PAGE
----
Mayor of Timișoara: Romania and Bulgaria are not second-class European countries
Martina Gancheva, BTA, 17 February 2023
Romania and Bulgaria are not second-class European countries. Here’s what Timisoara’s mayor – Dominic Fritz – told BTA. As of today, the city is officially the European Capital of Culture.
Dominic Fritz was born in 1983 in Lörrach, Germany. He worked for more than 10 years in German public administration before stepping into local politics in Timișoara. In 2009, after specialising in political and administrative sciences in Germany, France and the UK, he started his professional career as an advisor at the German Agency for International Cooperation (GIZ). Between 2016 and 2019, he was Chief of Staff to former German President and former IMF Director Horst Köhler in Berlin. Since 2020, after the last local elections in Romania, he served as mayor of Timisoara. A member of the Union for the Salvation of Romania party, he is the only mayor in Romania without Romanian citizenship.
This is what the Mayor of Timisoara said in a special interview with BTA on the official opening day of the “Timișoara – European Capital of Culture” project. The interview was republished by The Bridge of Friendship with the consent of the author who is the Bucharest correspondent of the Bulgarian state news agency BTA.
Mr Fritz, what will be the highlight of the Timisoara European Capital of Culture programme? If you had to pick just one event out of the 130 that will take place over the next three days?
For me, the most important event will be the moment in Union Square tonight. I hope to welcome not only people from Timisoara, but also people from all over the country. Tonight, from 21.00, there will be a big celebration with artists from all over Europe. With concerts, with a unique show. We will feel the enthusiasm not only of the locals, but also the love and passion for Europe. That’s why I’ll be in the square. And I’ll be waiting for you.
Filip Simeonov – one of the most famous clarinetists in the country and the only clarinetist of the Romanian group “Taraf de Caliu” – will be on stage tonight. Could this be a sign? Romania and Bulgaria on the same stage in the European Capital of Culture?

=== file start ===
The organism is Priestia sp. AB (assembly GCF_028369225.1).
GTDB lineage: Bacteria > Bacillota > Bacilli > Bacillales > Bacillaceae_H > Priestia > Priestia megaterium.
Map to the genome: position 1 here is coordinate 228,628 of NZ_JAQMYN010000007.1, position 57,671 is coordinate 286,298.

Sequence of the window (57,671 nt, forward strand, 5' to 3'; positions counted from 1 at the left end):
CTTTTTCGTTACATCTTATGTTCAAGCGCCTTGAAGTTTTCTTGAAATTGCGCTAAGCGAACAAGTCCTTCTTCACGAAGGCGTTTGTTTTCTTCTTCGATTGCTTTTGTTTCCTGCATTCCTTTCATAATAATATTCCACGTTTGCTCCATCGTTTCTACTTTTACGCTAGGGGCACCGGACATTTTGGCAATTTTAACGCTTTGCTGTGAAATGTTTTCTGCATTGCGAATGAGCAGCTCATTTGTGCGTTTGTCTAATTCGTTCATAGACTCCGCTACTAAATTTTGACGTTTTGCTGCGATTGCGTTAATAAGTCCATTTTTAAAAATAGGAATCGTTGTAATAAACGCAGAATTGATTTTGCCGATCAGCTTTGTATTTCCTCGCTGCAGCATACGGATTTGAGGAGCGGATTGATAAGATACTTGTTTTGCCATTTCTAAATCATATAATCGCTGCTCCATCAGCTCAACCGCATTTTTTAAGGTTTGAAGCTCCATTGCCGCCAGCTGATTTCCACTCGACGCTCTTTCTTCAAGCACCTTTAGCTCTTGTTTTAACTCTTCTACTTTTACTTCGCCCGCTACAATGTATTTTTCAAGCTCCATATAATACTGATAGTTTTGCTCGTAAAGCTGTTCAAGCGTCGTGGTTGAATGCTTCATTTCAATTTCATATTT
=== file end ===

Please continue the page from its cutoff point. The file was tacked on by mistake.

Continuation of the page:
This shows how strongly we are connected to each other and is a good sign. The Bulgarian heritage in Timisoara is very important. The most important mayor in Timisoara’s history was a Bulgarian – the Bulgarian from Banat, named Karol Telbis. He was mayor for almost 30 years. He was elected mayor of Timișoara at a very young age, at 30. He was the one who decided that the historic fortress around Timișoara should be demolished. It was a difficult, very brave and controversial decision for that time – the beginning of the 20th century. But it gave way to the development we see today in Timișoara. The markets here are only here because Karol Telbis had the courage. And I feel very close to him and to the Bulgarian community, which is very active here in Timisoara. So it was very important for us to have a Bulgarian performer at the official opening of Timisoara European Capital of Culture.
You said that Romania and Bulgaria are strongly linked culturally. Does this also apply in the political field? Will we join Schengen together? You recently sent a message to Sweden, Austria and the Netherlands to support our accession to Europe’s border-free area, but it seems you were not heard.
The uphill struggle continues because of domestic political interests in the countries you mentioned. They are sceptical. I am not just referring to Austria, but also to Sweden. That is why we must show that we are not second-class Europeans, that we have something to offer Europe.
The impression that some in Austria have about Bulgaria and Romania is wrong. That’s why I think we should raise our voice not only in moments of crisis, when a decision is taken, but all the time. We will not tire this year to demonstrate, to show that Romania has its place in Europe, that Bulgaria has its place in Europe. Both should be in Schengen.
If it’s up to me, tomorrow. But when it will actually happen, I can’t say. I don’t rule out Romania and Bulgaria joining Schengen as early as this year, but it’s a struggle. And it must not only depend on our governments, but also on us, the citizens. Let’s say out loud that we want to be part of this Europe with all the rules that we deserve, and not sitting at the border or in the waiting room.
By the end of the day you will meet the Bulgarian Ambassador to Romania, Radko Vlaykov. Will you also address the Schengen issue?
I will meet with ambassadors from all EU Member States. And, yes, I will raise this issue. I think I will get support from all of them.
Is it easy or difficult for a German to be mayor of a city in Romania? Timisoara broke a barrier and elected you mayor without Romanian citizenship.
Whoever becomes mayor, it will be hard. It’s very easy to be a German and to be mayor of Timisoara. Timisoara is the city that welcomed me, that loved me, and I loved it. Of course, I also face difficulties and challenges.
Which is the biggest?
Follow a line and have a long-term vision. Even when many people disagree with me and don’t look in the same direction.
Photo: The logo of the European Capital of Culture Timișoara 2023 (source: Wikipedia Commons)
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